The C.A.M. Report
Complementary and Alternative Medicine: Fair, Balanced, and to the Point
  • About this web log

    This blog ran from 2006 to 2016 and was intended as an objective and dispassionate source of information on the latest CAM research. Since my background is in pharmacy and allopathic medicine, I view all CAM as advancing through the development pipeline to eventually become integrated into mainstream medical practice. Some will succeed while others fail. But all are treated fairly here.

  • About the author

    John Russo, Jr., PharmD, is president of The MedCom Resource, Inc. Previously, he was senior vice president of medical communications at www.Vicus.com, a complementary and alternative medicine website.

  • Common sense considerations

    The material on this weblog is for informational purposes. It is not medical advice or counsel. Be smart, consult your health professional before using CAM.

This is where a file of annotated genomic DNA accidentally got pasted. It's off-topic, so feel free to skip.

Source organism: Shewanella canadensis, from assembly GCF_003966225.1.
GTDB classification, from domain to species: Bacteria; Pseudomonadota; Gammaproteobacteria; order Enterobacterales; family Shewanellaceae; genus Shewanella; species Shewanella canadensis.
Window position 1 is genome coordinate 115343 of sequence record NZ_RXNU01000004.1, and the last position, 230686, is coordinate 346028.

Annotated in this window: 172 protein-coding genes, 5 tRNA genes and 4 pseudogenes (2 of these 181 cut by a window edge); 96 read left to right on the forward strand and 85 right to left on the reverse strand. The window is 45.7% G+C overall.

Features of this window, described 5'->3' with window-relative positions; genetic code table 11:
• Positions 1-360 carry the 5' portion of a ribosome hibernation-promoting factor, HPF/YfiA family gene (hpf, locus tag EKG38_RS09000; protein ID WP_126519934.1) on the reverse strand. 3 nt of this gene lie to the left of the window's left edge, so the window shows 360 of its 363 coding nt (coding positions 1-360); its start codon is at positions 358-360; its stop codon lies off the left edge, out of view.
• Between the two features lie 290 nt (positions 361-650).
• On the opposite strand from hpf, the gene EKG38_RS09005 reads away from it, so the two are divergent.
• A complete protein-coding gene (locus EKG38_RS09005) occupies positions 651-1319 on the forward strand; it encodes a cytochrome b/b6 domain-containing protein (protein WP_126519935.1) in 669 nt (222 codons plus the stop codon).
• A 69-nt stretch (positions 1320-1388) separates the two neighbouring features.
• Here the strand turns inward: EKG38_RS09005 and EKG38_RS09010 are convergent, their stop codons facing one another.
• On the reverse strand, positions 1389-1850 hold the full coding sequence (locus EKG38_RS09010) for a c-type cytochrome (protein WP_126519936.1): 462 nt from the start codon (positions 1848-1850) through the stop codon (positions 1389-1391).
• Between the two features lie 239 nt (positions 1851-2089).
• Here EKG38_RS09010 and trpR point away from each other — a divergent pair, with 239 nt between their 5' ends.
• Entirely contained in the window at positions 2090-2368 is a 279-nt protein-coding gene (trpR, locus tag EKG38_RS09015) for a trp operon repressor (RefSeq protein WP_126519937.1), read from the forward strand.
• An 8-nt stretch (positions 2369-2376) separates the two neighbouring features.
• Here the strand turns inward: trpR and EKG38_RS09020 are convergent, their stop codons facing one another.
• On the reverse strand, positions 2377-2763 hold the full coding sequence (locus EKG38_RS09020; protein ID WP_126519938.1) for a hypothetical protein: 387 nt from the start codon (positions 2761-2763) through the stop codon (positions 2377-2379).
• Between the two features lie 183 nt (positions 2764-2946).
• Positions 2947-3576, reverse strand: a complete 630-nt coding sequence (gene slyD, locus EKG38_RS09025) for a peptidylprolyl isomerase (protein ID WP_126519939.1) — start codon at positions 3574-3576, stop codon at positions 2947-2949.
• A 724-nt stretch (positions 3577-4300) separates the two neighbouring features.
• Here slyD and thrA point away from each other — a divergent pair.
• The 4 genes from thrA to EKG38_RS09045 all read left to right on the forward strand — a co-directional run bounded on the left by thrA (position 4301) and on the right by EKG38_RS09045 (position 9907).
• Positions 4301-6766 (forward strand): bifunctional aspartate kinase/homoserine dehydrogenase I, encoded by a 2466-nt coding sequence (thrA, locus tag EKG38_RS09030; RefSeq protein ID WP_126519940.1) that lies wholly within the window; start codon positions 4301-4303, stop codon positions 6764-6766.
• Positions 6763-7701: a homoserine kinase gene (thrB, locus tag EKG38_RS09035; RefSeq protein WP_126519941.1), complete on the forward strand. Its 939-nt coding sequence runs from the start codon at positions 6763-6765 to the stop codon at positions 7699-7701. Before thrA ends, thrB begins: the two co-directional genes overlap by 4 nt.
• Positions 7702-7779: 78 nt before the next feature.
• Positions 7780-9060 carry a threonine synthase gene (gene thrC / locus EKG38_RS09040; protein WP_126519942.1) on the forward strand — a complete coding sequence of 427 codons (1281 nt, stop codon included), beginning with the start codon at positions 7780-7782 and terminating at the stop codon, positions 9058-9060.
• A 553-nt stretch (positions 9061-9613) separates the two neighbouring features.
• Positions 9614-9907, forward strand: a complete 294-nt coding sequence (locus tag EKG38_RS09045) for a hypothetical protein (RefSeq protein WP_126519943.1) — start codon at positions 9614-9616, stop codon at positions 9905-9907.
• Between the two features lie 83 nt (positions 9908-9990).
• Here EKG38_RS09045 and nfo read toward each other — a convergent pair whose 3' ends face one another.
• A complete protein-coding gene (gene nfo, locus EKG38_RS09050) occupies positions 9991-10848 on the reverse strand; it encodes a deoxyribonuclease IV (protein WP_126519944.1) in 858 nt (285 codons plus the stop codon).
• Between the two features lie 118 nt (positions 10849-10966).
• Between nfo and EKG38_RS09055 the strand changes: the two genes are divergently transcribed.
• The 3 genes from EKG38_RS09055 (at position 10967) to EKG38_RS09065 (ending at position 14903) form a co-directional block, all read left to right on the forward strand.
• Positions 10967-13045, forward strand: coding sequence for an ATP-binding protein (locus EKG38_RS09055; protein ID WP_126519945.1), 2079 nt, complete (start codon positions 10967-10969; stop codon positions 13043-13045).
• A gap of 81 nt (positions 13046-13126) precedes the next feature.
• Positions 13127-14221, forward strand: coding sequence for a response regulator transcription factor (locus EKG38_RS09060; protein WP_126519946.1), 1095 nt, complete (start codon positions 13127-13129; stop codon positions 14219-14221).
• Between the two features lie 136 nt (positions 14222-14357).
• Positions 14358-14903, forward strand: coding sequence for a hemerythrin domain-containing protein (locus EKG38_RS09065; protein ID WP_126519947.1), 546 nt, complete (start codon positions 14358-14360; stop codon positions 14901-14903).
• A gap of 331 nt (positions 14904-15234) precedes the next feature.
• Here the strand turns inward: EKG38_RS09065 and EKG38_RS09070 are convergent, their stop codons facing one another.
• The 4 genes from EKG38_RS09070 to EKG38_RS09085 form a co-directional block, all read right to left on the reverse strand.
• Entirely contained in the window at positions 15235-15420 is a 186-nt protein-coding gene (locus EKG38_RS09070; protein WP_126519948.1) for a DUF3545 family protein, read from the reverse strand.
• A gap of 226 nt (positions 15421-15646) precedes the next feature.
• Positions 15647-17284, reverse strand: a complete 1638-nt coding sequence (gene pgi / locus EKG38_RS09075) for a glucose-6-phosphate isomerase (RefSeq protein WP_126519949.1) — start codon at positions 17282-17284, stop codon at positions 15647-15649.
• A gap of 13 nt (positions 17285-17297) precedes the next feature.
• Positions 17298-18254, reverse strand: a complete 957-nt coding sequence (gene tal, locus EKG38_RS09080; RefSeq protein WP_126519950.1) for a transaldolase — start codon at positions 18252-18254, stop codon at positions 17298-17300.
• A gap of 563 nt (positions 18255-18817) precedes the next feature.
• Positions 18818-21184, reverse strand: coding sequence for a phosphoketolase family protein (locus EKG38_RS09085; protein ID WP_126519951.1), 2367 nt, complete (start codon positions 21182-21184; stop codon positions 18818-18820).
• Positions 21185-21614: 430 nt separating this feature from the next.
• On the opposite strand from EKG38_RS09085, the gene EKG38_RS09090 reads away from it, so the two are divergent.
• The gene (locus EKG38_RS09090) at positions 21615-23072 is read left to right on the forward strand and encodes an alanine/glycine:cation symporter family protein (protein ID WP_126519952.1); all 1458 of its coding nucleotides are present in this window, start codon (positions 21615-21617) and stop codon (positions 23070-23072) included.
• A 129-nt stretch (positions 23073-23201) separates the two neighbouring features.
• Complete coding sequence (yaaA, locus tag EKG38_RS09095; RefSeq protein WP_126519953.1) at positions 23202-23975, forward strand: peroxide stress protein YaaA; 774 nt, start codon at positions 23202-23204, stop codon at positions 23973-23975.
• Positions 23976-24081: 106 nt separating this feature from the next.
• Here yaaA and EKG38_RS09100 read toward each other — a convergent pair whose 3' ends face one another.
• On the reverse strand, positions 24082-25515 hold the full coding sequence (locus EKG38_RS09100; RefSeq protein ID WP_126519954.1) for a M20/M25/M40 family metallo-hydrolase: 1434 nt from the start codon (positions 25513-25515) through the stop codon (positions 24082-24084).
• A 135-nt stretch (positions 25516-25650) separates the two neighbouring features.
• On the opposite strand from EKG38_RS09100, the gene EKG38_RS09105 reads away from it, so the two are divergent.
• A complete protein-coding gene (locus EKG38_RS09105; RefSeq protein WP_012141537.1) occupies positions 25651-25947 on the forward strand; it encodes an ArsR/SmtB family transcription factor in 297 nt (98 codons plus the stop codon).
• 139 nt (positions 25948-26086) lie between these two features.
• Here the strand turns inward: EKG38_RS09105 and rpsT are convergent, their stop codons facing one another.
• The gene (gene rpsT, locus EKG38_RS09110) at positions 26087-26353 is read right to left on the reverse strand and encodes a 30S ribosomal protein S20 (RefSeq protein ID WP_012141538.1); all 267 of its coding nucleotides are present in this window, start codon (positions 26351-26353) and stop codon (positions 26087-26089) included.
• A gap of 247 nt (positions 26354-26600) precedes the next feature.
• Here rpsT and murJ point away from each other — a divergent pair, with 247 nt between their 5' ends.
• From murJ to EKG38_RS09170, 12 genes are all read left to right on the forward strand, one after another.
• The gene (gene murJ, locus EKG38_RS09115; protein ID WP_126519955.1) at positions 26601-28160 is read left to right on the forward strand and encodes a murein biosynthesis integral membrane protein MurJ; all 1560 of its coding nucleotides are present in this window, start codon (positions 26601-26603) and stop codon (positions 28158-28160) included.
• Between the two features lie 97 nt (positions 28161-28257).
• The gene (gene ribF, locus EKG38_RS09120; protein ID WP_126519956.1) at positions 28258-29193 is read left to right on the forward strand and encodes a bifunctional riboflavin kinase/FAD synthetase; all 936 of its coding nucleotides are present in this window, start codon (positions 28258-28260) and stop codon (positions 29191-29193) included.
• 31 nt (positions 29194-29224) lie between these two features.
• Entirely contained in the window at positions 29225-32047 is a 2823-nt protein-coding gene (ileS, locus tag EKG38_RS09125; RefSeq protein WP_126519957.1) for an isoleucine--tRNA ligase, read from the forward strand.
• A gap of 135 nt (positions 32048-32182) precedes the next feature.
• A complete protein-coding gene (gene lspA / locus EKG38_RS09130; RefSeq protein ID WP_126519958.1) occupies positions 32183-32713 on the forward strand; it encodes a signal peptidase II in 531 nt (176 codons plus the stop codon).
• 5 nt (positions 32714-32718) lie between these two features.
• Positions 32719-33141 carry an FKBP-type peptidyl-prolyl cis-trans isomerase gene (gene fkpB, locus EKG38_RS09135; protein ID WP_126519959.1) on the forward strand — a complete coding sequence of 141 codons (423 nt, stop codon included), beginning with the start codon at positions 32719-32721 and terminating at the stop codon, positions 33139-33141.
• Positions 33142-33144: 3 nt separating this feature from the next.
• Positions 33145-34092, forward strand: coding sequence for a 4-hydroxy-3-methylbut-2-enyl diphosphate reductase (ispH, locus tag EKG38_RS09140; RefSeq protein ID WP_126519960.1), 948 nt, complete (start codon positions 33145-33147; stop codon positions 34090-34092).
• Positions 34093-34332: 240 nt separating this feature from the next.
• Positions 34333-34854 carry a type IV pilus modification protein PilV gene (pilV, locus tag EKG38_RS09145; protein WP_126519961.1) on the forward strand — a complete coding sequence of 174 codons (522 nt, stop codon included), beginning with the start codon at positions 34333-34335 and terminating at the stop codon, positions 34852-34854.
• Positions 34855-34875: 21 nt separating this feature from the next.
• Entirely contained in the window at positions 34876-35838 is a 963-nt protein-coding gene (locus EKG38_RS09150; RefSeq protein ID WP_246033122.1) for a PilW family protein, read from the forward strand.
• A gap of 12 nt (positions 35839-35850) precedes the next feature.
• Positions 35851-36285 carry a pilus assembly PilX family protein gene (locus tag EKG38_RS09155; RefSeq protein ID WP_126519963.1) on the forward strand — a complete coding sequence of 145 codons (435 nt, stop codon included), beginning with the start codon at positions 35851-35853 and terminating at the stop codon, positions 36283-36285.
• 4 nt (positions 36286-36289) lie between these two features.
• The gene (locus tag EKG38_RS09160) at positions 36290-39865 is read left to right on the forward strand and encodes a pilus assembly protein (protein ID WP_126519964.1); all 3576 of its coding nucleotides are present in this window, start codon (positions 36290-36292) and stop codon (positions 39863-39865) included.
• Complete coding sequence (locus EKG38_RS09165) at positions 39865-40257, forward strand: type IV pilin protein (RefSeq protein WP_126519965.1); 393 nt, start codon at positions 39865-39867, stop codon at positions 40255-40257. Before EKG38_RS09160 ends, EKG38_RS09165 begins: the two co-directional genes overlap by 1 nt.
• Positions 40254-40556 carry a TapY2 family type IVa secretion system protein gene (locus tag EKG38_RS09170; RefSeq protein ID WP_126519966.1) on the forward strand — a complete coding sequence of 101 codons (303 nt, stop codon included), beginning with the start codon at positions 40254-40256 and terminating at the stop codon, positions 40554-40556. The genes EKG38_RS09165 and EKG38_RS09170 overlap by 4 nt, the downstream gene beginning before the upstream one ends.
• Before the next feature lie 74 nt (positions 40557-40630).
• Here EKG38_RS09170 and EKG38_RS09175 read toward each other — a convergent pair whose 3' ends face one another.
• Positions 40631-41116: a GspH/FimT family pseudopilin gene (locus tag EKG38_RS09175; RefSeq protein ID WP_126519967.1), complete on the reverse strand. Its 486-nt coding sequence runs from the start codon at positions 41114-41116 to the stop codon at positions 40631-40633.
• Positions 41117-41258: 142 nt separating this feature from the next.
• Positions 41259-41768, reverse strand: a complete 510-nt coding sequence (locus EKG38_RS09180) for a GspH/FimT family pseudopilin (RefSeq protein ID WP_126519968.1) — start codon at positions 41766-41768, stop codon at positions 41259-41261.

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  • Recent Comments

    Training people with chronic obstructive lung disease to breath better

    In most patients with significant chronic obstructive pulmonary disease (COPD), weak muscles control their breathing. It’s possible to train these muscles. But which ones to train and are the benefits worth the effort?

    Here’s what we know.
    The most recent review of the literature indicates that training the muscles that control inspiration can significantly improve muscle strength and endurance. The every day benefits to patients include less difficulty in breathing (dyspnea) compared to patients who are simply educated about breathing.

    In fact, an earlier review on Medscape concluded that under the right conditions of training, “there is an associated increase in exercise capacity, improvement in quality of life, and decrease in dyspnea.”

    Training, as you might expect, requires commitment. In one study, patients trained at home for 30 minutes each day, 6 days a week.

    Okay. But what about training the muscles that control expiration?

    According to the same Medscape article, the benefits of expiratory muscle training in patients with COPD are less clear. Yes, there are benefits. But training the inspiratory muscles provides a slightly superior effect on exercise capacity, and has the additional benefit that it reduces dyspnea.

    The emphasis now is to develop more effective treatment programs.

    1/7/07 11:43 JR

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